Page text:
AvStop Magazine Online


At twenty minutes after eleven Wilbur started on the second flight. The course of this flight was much like that of the first, very much up and down. The speed over the ground was somewhat faster than that of the first flight, due to the lesser wind. The duration of the flight was less than a second longer than the first, but the distance covered was about seventy-five feet greater. Twenty minutes later the third flight started. This one was steadier than the first one an hour before. I was proceeding along pretty well when a sudden gust from the right lifted the machine up twelve to fifteen feet and turned it up sidewise in an alarming manner. It began a lively sidling off to the left.

I warped the wings to try to recover the lateral balance and at the same time pointed the machine down to reach the ground as quickly as possible. The lateral control was more effective than I had imagined and before I reached the ground the right wing was lower than the left and struck first. The time of this flight was fifteen seconds and the distance over the ground a little over 200 feet. Wilbur started the fourth and last flight at just 12 o'clock. The first few hundred feet were up and down, as before, but by the time three hundred feet had been covered, the machine was under much better control. The course of the next four or five , hundred feet had but little undulation.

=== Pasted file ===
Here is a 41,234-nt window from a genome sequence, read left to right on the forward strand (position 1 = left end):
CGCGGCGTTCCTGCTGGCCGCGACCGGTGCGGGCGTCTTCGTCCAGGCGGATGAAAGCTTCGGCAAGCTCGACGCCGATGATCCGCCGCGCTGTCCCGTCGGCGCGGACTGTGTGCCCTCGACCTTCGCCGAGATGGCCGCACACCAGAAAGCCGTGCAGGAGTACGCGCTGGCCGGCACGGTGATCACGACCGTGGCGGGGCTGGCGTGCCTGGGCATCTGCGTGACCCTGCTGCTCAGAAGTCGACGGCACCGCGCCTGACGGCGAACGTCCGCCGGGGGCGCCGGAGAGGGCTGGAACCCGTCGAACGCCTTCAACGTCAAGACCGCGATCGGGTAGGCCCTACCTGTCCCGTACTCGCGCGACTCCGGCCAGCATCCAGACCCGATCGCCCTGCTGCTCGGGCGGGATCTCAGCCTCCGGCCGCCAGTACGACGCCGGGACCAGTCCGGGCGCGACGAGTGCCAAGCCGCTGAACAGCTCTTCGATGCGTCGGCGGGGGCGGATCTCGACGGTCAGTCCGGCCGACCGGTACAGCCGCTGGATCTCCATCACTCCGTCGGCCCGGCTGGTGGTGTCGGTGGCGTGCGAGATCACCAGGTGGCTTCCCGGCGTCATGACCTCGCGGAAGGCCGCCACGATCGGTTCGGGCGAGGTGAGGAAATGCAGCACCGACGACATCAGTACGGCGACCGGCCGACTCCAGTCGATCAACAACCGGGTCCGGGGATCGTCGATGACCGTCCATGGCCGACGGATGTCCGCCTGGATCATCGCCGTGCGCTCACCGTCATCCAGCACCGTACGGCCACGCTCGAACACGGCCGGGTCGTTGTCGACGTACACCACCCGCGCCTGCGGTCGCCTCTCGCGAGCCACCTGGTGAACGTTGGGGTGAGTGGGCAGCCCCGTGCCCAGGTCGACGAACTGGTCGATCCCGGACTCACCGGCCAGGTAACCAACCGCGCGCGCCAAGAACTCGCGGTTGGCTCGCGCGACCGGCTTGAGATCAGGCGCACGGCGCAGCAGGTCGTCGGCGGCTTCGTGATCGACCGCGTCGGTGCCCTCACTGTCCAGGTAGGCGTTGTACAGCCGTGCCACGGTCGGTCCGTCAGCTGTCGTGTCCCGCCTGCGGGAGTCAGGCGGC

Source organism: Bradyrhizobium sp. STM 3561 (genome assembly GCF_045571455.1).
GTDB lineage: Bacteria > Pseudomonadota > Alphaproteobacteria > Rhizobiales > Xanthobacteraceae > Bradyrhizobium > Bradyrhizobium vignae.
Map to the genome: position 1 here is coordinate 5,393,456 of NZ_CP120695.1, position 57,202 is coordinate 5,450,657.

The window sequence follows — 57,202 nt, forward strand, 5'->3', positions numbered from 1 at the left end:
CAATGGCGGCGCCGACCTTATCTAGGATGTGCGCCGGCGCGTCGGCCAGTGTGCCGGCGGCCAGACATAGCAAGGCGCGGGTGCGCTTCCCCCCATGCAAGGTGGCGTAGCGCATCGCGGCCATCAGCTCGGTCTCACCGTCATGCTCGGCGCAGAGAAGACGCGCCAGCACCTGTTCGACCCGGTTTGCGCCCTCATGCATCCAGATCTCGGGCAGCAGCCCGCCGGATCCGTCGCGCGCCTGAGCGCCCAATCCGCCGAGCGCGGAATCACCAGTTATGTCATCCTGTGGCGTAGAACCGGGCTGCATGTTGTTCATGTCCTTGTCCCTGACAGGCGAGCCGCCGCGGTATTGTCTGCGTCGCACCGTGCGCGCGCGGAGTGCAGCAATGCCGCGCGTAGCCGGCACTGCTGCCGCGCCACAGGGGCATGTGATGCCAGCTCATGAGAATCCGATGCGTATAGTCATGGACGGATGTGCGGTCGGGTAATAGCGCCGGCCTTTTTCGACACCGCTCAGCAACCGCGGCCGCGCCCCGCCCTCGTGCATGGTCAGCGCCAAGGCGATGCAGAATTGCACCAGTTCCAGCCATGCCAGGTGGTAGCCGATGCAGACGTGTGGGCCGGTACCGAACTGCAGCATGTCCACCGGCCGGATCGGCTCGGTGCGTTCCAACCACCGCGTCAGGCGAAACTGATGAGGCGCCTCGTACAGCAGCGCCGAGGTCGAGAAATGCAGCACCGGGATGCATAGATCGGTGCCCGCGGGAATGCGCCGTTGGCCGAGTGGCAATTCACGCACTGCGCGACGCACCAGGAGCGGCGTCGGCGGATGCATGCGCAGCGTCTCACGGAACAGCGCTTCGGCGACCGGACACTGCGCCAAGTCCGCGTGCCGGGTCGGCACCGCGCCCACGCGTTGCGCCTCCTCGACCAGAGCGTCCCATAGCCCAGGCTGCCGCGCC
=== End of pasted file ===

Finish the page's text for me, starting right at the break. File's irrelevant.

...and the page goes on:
Three more flights were made on December 17. Here, on the third flight of the day, Orville skims over the dunes, flying a distance of 200 feet in 15 seconds.

The fourth flight was the longest 852 feet in 59 seconds with Wilbur Wright at the controls. It also resulted in minor damage to the elevator supports during a hard landing. Shortly after this picture was taken, however, the machine was badly damaged by the gusty winds, ending flight testing for the year.

However when out about eight hundred feet the machine began pitching again, and, in one of the its darts downward, struck the ground. The distance over the ground was measured and found to be 852 feet; the time of the flight 59 seconds. The frame supporting the front rudder was badly broken, but the main part of the machine was not injured at all. We estimated that the machine could be put in condition for flight again in a day or two.

While we were standing about discussing this last flight, a sudden strong gust of wind struck the ma- chine and began to turn it over. Everybody made a rush for it. Wilbur, who was at one end, seized it in front, Mr. Daniels and I, who were behind, tried to stop it by holding to the rear uprights. All our efforts were in vain. The machine rolled over and over. Daniels, who had retained his grip, was carried along with it, and was thrown about head over heels inside of the machine. Fortunately he was not seriously injured, though badly bruised in falling about against the motor, chain guides, etc. The ribs in the surface of the machine were broken, the motor injured and the chain guides badly bent, so that all possibility of further flights with it for that year were at an end.